Simple Mistakes That Can Ruin Your Credit Score
Published 26 October 2023
Your credit score is a three-digit number that lenders use to assess your creditworthiness. It’s based on your credit history, including your payment history, credit utilisation, and length of credit history. A good credit score can help you qualify for loans and credit cards with lower interest rates, which can save you money in the long run.
However, even small mistakes can damage your credit score. Here are some of the most common simple mistakes that can ruin your credit score:
1. Missing payments
Missing even one payment by 30 days or more can have a significant impact on your credit score. Lenders view late payments as a sign that you’re a risky borrower, so they’re more likely to charge you higher interest rates or deny your credit application altogether.
Even a single late payment can remain on your credit report for up to six years.
To avoid missing payments, set up automatic payments from your checking account. If you can’t afford to make the full payment each month, at least make the minimum payment on time.
2. Maxing out your credit cards
Your credit utilisation ratio is the amount of credit you’re using compared to your total available credit. Lenders prefer to see a credit utilisation ratio of 30% or less, and is a key factor in calculating your credit score. If you max out your credit cards, it will raise your credit utilisation ratio and damage your credit score, as it indicates to creditors that you may be overextended financially.
To keep your credit utilisation ratio low, try to use less than 30% of your available credit on each card. If you have a large balance on one card, try to transfer it to a card with a lower interest rate and higher credit limit.
3. Applying for too many credit lines in a short period of time
Every time you apply for a new credit card or loan, a hard search is placed on your credit report. Hard searches can temporarily lower your credit score, especially if you have multiple hard searches in a short period of time.
Too many applications can signal to creditors that you may be seeking excessive credit, which can be seen as a risk.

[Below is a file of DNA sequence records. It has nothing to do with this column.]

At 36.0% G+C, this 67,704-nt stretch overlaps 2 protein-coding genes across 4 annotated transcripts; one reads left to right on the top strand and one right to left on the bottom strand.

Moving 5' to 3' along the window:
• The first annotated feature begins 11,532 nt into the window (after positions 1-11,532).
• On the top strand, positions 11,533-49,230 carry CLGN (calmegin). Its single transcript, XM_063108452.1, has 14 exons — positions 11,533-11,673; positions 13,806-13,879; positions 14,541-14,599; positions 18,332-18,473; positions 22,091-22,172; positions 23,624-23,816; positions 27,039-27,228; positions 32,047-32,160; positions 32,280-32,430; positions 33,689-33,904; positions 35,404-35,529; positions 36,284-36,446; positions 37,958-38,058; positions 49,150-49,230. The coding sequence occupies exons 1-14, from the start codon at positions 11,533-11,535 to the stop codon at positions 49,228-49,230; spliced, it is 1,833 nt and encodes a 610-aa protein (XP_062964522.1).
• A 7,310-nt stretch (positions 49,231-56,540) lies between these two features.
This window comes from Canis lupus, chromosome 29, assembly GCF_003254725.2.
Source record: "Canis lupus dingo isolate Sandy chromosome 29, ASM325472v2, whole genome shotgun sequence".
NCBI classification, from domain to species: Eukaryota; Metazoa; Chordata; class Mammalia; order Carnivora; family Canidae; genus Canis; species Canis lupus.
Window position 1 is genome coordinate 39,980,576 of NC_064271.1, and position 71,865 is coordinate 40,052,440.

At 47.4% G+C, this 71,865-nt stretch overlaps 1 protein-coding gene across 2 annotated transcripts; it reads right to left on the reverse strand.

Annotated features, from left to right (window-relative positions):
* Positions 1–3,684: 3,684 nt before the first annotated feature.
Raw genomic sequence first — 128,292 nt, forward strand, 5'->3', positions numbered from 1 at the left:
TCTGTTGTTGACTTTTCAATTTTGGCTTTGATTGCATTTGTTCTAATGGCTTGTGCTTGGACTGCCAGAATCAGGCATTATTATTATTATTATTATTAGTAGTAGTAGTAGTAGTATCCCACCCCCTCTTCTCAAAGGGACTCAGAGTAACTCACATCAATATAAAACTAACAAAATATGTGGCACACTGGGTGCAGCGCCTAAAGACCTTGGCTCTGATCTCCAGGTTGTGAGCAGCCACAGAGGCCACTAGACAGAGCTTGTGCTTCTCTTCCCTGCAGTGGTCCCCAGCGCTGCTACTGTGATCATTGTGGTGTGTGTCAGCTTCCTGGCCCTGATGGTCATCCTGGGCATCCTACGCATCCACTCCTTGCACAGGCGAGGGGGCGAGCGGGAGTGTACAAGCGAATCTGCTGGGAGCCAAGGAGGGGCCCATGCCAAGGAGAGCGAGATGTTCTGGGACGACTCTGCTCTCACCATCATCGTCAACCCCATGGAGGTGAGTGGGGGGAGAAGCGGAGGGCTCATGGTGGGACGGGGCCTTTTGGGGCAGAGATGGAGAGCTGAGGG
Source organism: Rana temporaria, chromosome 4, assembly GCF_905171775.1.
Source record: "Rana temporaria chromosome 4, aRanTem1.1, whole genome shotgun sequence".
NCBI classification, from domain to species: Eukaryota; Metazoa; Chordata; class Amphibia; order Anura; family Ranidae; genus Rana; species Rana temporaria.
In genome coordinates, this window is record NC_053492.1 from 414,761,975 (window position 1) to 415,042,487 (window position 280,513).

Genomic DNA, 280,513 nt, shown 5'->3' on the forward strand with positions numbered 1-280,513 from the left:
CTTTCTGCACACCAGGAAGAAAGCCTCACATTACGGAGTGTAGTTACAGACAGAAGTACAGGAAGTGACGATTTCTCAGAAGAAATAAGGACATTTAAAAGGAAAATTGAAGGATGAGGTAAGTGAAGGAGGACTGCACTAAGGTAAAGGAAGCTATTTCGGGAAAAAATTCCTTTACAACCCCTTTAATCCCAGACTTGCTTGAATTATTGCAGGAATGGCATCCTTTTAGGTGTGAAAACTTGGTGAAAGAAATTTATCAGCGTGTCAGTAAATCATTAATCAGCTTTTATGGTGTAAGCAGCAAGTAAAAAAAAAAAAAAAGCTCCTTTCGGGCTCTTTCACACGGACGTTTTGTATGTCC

To avoid this mistake, be selective about applying for new credit lines. Only apply for credit when you genuinely need it, and space out your applications to minimise the impact on your credit score.
4. Not reviewing your credit report regularly
Some people make the mistake of neglecting their credit scores until they need to use credit for a significant purchase. Your credit score is not something you should only be concerned about when you are applying for a loan or credit card. Regularly monitoring your credit score can help you catch and address potential issues early.
Your credit report contains a detailed history of your credit activity. It’s important to review your credit report regularly to make sure it’s accurate and up-to-date.
Fortunately, there are many resources available that offer free credit monitoring and access to your credit score. Keeping an eye on your credit score can help you identify and correct any errors promptly.
Common errors include incorrect personal information, accounts that don’t belong to you, or accounts reported as late when they were not.
5. Closing old credit accounts
Closing old credit accounts can shorten your average age of credit, which can lower your credit score. A longer average age of credit shows lenders that you have a responsible credit history.
If you have old credit accounts that you no longer use, consider keeping them open and paying off the balance in full each month. If you do need to close an old credit account, try to do it one at a time and over a period of time.
6. Co-signing for Someone With Poor Credit
Co-signing a loan or credit card for someone with a poor credit history can be a risky move. When you co-sign, you’re essentially taking on the responsibility for the debt if the primary borrower fails to make payments. If they miss payments or default on the debt, it can negatively impact your credit score.
Before co-signing for someone, carefully consider the risks and whether you’re willing and able to assume the financial responsibility if things go south. It’s often advisable to avoid co-signing unless you’re absolutely confident in the other person’s ability to manage the debt responsibly.
Tips for avoiding credit score mistakes
Here are some tips for avoiding credit score mistakes:
- Set up automatic payments for all of your bills.
- Keep your credit utilisation ratio below 30%.
- Shop around and compare offers from different lenders before you apply for a new credit card or loan.
- Review your credit report regularly and dispute any errors.
- Keep old credit accounts open and pay off the balance in full each month.
- Avoid co-signing on loans for other people.
- Pay all of your bills on time, even if they’re not reported to the credit bureaus.